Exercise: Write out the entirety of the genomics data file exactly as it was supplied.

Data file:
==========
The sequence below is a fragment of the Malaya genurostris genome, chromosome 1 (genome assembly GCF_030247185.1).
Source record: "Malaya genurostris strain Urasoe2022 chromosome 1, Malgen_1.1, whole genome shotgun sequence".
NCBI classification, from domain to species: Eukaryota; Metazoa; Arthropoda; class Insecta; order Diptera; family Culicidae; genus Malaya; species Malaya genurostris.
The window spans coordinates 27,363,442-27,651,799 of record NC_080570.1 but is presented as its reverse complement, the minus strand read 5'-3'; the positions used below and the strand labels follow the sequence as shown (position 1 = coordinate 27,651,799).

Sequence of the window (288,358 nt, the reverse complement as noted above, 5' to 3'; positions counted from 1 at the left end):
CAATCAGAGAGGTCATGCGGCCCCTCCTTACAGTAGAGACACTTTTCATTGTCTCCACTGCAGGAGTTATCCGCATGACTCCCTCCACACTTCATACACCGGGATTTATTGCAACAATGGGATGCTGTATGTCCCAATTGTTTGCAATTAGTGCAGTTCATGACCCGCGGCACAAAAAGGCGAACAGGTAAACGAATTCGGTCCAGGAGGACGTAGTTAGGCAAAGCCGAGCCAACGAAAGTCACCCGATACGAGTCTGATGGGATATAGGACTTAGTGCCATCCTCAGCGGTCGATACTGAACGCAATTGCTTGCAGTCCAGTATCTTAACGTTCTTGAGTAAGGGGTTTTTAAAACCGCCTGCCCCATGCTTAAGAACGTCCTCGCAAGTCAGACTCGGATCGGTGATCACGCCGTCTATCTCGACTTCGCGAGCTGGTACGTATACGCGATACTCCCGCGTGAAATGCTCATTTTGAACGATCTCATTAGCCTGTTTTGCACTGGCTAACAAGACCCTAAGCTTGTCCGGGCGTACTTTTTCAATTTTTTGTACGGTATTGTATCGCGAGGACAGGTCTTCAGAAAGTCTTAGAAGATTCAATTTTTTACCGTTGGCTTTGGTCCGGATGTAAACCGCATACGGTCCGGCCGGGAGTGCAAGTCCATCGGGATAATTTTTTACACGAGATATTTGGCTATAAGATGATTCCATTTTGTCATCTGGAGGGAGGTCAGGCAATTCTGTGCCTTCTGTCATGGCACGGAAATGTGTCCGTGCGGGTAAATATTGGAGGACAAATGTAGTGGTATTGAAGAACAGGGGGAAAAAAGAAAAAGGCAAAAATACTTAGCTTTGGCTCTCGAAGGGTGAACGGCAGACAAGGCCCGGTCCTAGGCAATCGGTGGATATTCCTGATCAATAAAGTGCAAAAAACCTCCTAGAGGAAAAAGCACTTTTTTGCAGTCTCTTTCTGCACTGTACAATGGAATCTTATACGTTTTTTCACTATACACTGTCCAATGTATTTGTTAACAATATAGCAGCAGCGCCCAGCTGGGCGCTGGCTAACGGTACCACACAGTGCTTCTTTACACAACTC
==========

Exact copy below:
The sequence below is a fragment of the Malaya genurostris genome, chromosome 1 (genome assembly GCF_030247185.1).
Source record: "Malaya genurostris strain Urasoe2022 chromosome 1, Malgen_1.1, whole genome shotgun sequence".
NCBI classification, from domain to species: Eukaryota; Metazoa; Arthropoda; class Insecta; order Diptera; family Culicidae; genus Malaya; species Malaya genurostris.
The window spans coordinates 27,363,442-27,651,799 of record NC_080570.1 but is presented as its reverse complement, the minus strand read 5'-3'; the positions used below and the strand labels follow the sequence as shown (position 1 = coordinate 27,651,799).

Sequence of the window (288,358 nt, the reverse complement as noted above, 5' to 3'; positions counted from 1 at the left end):
CAATCAGAGAGGTCATGCGGCCCCTCCTTACAGTAGAGACACTTTTCATTGTCTCCACTGCAGGAGTTATCCGCATGACTCCCTCCACACTTCATACACCGGGATTTATTGCAACAATGGGATGCTGTATGTCCCAATTGTTTGCAATTAGTGCAGTTCATGACCCGCGGCACAAAAAGGCGAACAGGTAAACGAATTCGGTCCAGGAGGACGTAGTTAGGCAAAGCCGAGCCAACGAAAGTCACCCGATACGAGTCTGATGGGATATAGGACTTAGTGCCATCCTCAGCGGTCGATACTGAACGCAATTGCTTGCAGTCCAGTATCTTAACGTTCTTGAGTAAGGGGTTTTTAAAACCGCCTGCCCCATGCTTAAGAACGTCCTCGCAAGTCAGACTCGGATCGGTGATCACGCCGTCTATCTCGACTTCGCGAGCTGGTACGTATACGCGATACTCCCGCGTGAAATGCTCATTTTGAACGATCTCATTAGCCTGTTTTGCACTGGCTAACAAGACCCTAAGCTTGTCCGGGCGTACTTTTTCAATTTTTTGTACGGTATTGTATCGCGAGGACAGGTCTTCAGAAAGTCTTAGAAGATTCAATTTTTTACCGTTGGCTTTGGTCCGGATGTAAACCGCATACGGTCCGGCCGGGAGTGCAAGTCCATCGGGATAATTTTTTACACGAGATATTTGGCTATAAGATGATTCCATTTTGTCATCTGGAGGGAGGTCAGGCAATTCTGTGCCTTCTGTCATGGCACGGAAATGTGTCCGTGCGGGTAAATATTGGAGGACAAATGTAGTGGTATTGAAGAACAGGGGGAAAAAAGAAAAAGGCAAAAATACTTAGCTTTGGCTCTCGAAGGGTGAACGGCAGACAAGGCCCGGTCCTAGGCAATCGGTGGATATTCCTGATCAATAAAGTGCAAAAAACCTCCTAGAGGAAAAAGCACTTTTTTGCAGTCTCTTTCTGCACTGTACAATGGAATCTTATACGTTTTTTCACTATACACTGTCCAATGTATTTGTTAACAATATAGCAGCAGCGCCCAGCTGGGCGCTGGCTAACGGTACCACACAGTGCTTCTTTACACAACTC